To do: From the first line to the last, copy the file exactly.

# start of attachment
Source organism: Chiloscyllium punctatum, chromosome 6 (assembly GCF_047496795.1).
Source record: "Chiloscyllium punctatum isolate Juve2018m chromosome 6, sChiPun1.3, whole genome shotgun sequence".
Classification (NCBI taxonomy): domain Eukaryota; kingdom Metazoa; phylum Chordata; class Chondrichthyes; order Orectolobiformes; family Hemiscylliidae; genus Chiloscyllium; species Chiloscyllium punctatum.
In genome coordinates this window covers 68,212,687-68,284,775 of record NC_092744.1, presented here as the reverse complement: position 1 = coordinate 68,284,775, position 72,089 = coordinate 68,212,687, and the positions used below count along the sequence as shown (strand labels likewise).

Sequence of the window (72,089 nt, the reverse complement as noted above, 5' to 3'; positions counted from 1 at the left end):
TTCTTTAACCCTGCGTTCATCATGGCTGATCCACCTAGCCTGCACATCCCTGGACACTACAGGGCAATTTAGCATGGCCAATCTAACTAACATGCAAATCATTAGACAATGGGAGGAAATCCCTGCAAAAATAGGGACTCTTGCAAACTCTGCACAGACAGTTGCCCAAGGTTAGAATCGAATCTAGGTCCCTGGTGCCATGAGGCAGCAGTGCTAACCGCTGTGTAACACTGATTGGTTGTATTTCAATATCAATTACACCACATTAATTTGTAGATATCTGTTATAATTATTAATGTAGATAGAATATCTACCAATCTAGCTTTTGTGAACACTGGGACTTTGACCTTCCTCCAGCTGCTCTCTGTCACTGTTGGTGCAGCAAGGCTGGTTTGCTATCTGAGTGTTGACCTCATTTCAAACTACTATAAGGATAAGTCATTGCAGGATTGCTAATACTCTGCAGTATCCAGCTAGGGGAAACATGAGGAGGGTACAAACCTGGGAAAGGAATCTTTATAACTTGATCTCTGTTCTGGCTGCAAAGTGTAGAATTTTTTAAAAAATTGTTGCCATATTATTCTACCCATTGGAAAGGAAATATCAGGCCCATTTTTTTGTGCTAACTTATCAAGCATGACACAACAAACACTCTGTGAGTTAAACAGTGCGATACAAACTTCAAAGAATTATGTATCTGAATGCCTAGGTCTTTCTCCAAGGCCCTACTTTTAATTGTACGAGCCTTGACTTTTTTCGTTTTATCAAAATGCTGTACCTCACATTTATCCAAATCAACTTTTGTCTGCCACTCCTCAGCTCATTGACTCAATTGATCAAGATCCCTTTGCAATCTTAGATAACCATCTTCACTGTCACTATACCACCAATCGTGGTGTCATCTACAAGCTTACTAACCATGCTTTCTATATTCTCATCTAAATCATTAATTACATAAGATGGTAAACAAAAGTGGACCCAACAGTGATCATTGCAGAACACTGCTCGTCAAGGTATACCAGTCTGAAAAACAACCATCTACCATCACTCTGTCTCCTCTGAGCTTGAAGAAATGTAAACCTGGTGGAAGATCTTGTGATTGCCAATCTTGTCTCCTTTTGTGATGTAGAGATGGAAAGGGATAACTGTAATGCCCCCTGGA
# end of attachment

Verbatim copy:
Source organism: Chiloscyllium punctatum, chromosome 6 (assembly GCF_047496795.1).
Source record: "Chiloscyllium punctatum isolate Juve2018m chromosome 6, sChiPun1.3, whole genome shotgun sequence".
Classification (NCBI taxonomy): domain Eukaryota; kingdom Metazoa; phylum Chordata; class Chondrichthyes; order Orectolobiformes; family Hemiscylliidae; genus Chiloscyllium; species Chiloscyllium punctatum.
In genome coordinates this window covers 68,212,687-68,284,775 of record NC_092744.1, presented here as the reverse complement: position 1 = coordinate 68,284,775, position 72,089 = coordinate 68,212,687, and the positions used below count along the sequence as shown (strand labels likewise).

Sequence of the window (72,089 nt, the reverse complement as noted above, 5' to 3'; positions counted from 1 at the left end):
TTCTTTAACCCTGCGTTCATCATGGCTGATCCACCTAGCCTGCACATCCCTGGACACTACAGGGCAATTTAGCATGGCCAATCTAACTAACATGCAAATCATTAGACAATGGGAGGAAATCCCTGCAAAAATAGGGACTCTTGCAAACTCTGCACAGACAGTTGCCCAAGGTTAGAATCGAATCTAGGTCCCTGGTGCCATGAGGCAGCAGTGCTAACCGCTGTGTAACACTGATTGGTTGTATTTCAATATCAATTACACCACATTAATTTGTAGATATCTGTTATAATTATTAATGTAGATAGAATATCTACCAATCTAGCTTTTGTGAACACTGGGACTTTGACCTTCCTCCAGCTGCTCTCTGTCACTGTTGGTGCAGCAAGGCTGGTTTGCTATCTGAGTGTTGACCTCATTTCAAACTACTATAAGGATAAGTCATTGCAGGATTGCTAATACTCTGCAGTATCCAGCTAGGGGAAACATGAGGAGGGTACAAACCTGGGAAAGGAATCTTTATAACTTGATCTCTGTTCTGGCTGCAAAGTGTAGAATTTTTTAAAAAATTGTTGCCATATTATTCTACCCATTGGAAAGGAAATATCAGGCCCATTTTTTTGTGCTAACTTATCAAGCATGACACAACAAACACTCTGTGAGTTAAACAGTGCGATACAAACTTCAAAGAATTATGTATCTGAATGCCTAGGTCTTTCTCCAAGGCCCTACTTTTAATTGTACGAGCCTTGACTTTTTTCGTTTTATCAAAATGCTGTACCTCACATTTATCCAAATCAACTTTTGTCTGCCACTCCTCAGCTCATTGACTCAATTGATCAAGATCCCTTTGCAATCTTAGATAACCATCTTCACTGTCACTATACCACCAATCGTGGTGTCATCTACAAGCTTACTAACCATGCTTTCTATATTCTCATCTAAATCATTAATTACATAAGATGGTAAACAAAAGTGGACCCAACAGTGATCATTGCAGAACACTGCTCGTCAAGGTATACCAGTCTGAAAAACAACCATCTACCATCACTCTGTCTCCTCTGAGCTTGAAGAAATGTAAACCTGGTGGAAGATCTTGTGATTGCCAATCTTGTCTCCTTTTGTGATGTAGAGATGGAAAGGGATAACTGTAATGCCCCCTGGA